The decor at Mugar Memorial Library may have a distinctive 1970s feel, but 21st century prices are forcing the library to increase its funding to meet the rising costs of online research journals, library officials said.
Library funding has been increasing over the past few years, and will increase by $1 million in the next budget due to “rapidly rising costs of research and information materials” which are a nationwide problem, Mugar Director Robert Hudson said.
“The library’s vision going forward is to provide the most efficient and appropriate service to the university community, whether through printed or electronic resources, whether in person or at a distance,” Hudson said. “The real point is that libraries remain at the convergence of information, users and whatever technology delivery system is in place.”
Mugar reference and instructional services head Thomas Casserly said even in an age when online research journals are becoming more of a staple for college students’ research, libraries will remain an integral part of academia, though the materials they house may not be in the same forms as today.
“Academic libraries are going to continue to exist,” Casserly said. “Personally, I think they’re the heart of the university . . . The university has to provide those recourses for students to look at scholarly heritage.
“A lot of this is going to be available online,” he said. “There are big chances coming that are continuing to come.”
Even in this new age, libraries are still adding to their book collections, Casserly said. Mugar adds 40,000 to 50,000 printed materials every year, which does not differ from numbers from a decade ago, he said.
In 2006, the library spent $880,149 on books and $5,443,573 on serials, according to the Association of Research Libraries website. The total materials expenditures added up to more than $8.7 million.
“Constant increases in expenditures for resources constrain the ability of research libraries to purchase books,” Casserly said. “Budgets have not increased as fast as the costs for scholarly journals and electronic resources, which each year can absorb all of any library budget increase.”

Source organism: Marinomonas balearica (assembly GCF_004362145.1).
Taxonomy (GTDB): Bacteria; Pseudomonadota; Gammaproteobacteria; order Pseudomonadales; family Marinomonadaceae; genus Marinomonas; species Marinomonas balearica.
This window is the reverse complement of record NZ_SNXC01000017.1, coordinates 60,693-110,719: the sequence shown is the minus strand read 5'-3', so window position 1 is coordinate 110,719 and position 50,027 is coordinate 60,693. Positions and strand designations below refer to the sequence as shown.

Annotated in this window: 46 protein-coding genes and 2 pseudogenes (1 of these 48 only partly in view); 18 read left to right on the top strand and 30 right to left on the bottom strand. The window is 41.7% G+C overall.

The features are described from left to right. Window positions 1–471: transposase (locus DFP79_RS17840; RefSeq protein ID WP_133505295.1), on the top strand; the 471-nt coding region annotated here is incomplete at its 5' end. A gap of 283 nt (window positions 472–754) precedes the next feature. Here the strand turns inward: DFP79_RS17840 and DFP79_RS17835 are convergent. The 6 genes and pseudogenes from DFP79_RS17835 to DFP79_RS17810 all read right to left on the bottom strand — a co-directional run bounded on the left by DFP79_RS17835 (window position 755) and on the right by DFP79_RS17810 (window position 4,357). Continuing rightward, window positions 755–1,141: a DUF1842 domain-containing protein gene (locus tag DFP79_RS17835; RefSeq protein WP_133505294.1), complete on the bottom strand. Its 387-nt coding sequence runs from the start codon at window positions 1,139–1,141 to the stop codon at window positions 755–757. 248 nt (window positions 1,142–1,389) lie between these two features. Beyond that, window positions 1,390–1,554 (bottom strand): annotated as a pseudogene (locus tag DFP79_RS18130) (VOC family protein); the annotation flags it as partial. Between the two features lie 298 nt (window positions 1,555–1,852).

“No library can purchase everything they would like or that students and faculty would like the library to purchase,” Casserly said.
Although circulation at college libraries has seen a decline, circulation at Mugar has not declined in a “worrisome way,” Hudson said.
In 2006, the year with the most recently available data, total circulation at Mugar library was 373,737, according to the ARL website, which reports statistics on borrowing, library services and various other library characteristics for its 112 member libraries.
Rather than worrying about the death of book-lending, libraries expect a new age of Internet subscription services and online books, making library resources accessible from anywhere, Casserly said.
Hudson said book circulation is not the best way to measure how many people are using the library and how often they are using it. He said website hits are fast becoming a more efficient gauge for library use.
Website hits should be the new gauge of a library’s users, Casserly said. Mugar has more than 35,000 electronic journals and 271 online databases, and the library website is one of the most heavily-used university websites, he said.
Israel Linares, a School of Management junior, said he never uses the library for research, but he does use the online databases
“I only go to the library when I want to study,” he said. “If I want to do research, I’ll use the online databases. I don’t look at the books.”
Mugar is also a member of the Boston Library Consortium, a group of 19 academic and research libraries that share their resources, the consortium’s website explains. The group’s virtual catalog allows library users to request a book and have it sent to their home library from another member library, Hudson said, through a system that effectively increases each library’s book catalog.